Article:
Ten days after signing with the Ravens, McClain was arrested in Decatur, Alabama, and charged with disorderly conduct and resisting arrest.
It was the third time McClain was arrested in Decatur since 2011. He was previously charged in a 2011 shooting, and police arrested him in January on charges of having his car windows tinted too darkly and trying to lie about his identity.
McClain was sentenced to jail on an assault charge after the shooting, but prosecutors later dismissed the case.
A city judge dismissed the January charge against McClain of trying to lie about his identity. He pleaded guilty to the window tint violation and paid a $182 fine.
Before joining the Ravens, McClain spent his first three NFL seasons with the Oakland Raiders. He was the eighth overall pick in the 2010 draft out of Alabama.
In 41 games with Oakland he had 274 tackles, 6 1/2 sacks and one interception. In his final season, he was suspended for two games for conduct detrimental to the team.
LAWT News Services
NEW YORK — Floyd Mayweather Jr. is the highest-earning athlete in American sports for the second straight year.
The boxer is projected to make $90 million in 2013, according to Sports Illustrated’s annual list released Wednesday. Miami Heat star LeBron James is a distant second at $56.5 million.
New Orleans Saints quarterback Drew Brees vaults into the rankings at No. 3 at $47.8 million thanks to a new contract signed before last season. Kobe Bryant of the Los Angeles Lakers is fourth at just under $47 million.
Tiger Woods is fifth with $40.8 million, his lowest spot since SI started the list in 2004. He was No. 1 through 2011.
Chicago Bulls guard Derrick Rose checked in at No. 7, although he hasn’t played a game since tearing his left ACL on April 28, 2012.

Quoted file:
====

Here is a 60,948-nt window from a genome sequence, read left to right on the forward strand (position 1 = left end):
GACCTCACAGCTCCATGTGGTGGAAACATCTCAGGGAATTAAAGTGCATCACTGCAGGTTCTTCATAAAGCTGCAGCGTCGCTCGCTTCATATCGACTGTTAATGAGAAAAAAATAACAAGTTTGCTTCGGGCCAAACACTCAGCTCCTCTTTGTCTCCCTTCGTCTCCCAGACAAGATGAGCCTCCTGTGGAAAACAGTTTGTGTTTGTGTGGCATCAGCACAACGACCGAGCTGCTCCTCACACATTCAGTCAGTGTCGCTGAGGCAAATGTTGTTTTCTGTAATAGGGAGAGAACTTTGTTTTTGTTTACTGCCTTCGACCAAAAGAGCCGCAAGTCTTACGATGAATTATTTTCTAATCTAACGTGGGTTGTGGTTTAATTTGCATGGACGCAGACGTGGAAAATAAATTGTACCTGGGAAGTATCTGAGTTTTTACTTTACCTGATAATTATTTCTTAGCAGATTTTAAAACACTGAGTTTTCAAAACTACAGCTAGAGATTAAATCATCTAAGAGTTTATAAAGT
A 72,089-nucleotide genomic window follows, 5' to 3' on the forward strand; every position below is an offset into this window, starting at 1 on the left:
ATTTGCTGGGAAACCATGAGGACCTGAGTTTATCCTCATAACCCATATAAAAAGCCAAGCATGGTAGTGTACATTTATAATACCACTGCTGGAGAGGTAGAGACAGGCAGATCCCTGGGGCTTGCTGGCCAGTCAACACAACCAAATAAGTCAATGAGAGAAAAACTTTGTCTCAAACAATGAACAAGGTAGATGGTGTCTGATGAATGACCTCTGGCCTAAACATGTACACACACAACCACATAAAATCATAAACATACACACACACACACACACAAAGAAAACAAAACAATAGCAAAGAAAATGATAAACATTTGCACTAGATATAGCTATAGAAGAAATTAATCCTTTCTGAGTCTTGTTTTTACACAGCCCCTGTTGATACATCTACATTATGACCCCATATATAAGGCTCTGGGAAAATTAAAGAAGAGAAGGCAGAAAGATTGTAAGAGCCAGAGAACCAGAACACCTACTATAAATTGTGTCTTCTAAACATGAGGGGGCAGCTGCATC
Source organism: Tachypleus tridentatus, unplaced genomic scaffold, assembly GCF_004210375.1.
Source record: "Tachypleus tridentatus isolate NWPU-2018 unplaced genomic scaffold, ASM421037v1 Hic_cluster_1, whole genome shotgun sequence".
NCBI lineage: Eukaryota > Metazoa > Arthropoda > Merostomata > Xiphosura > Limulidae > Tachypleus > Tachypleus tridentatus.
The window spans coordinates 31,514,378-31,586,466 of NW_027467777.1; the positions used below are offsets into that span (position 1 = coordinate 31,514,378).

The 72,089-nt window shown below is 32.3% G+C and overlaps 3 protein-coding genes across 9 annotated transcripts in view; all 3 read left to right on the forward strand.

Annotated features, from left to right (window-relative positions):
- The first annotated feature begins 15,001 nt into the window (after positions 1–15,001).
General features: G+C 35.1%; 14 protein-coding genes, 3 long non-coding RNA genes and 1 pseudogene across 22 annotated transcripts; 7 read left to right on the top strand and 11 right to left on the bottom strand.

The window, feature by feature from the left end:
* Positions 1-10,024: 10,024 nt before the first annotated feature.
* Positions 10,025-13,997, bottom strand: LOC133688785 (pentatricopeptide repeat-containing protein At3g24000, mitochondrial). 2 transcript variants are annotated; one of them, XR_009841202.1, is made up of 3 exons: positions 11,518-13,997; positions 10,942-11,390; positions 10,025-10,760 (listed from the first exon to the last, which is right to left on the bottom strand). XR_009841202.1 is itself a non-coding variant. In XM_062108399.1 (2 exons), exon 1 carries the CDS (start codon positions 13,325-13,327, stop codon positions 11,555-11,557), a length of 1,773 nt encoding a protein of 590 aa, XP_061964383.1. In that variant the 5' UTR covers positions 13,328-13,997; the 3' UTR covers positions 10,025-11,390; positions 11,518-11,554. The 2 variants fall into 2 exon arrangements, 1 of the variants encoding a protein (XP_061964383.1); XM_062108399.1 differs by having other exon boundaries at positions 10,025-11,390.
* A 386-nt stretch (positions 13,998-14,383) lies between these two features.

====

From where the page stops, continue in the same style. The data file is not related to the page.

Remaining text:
The top 50 include 25 baseball players, 13 basketball players and eight football players, with no female athletes for the fifth consecutive year.
The estimates combine salary, winnings and endorsements.
NEW YORK (AP) -- David Garrard is out of the New York Jets' quarterback competition.
A person familiar with the decision told The Associated Press on Wednesday that Garrard plans to retire because of lingering knee issues.
The 35-year-old Garrard was signed in March to provide veteran competition for Mark Sanchez. But Garrard, who hadn't played in a regular-season game in the NFL since 2010 because of injuries, is planning to step away because of knee troubles.
The person spoke to the AP on condition of anonymity because neither the team nor Garrard had officially announced the decision.
NFL Network first reported that Garrard planned to retire. SiriusXM Radio host Adam Schein said that Garrard told him in a text that he had to ''call it quits'' because ''my knee is not holding up. Continuing to swell after practices. Limiting what I can do.''
The former Jacksonville Jaguars star was cut by the Miami Dolphins last summer after he needed arthroscopic surgery on his ailing left knee. Garrard was expected to be in the mix to compete for the Jets' starting job along with Sanchez and second-round pick Geno Smith. New York, which cut Tim Tebow two weeks ago, also has Greg McElroy and Matt Simms on the roster.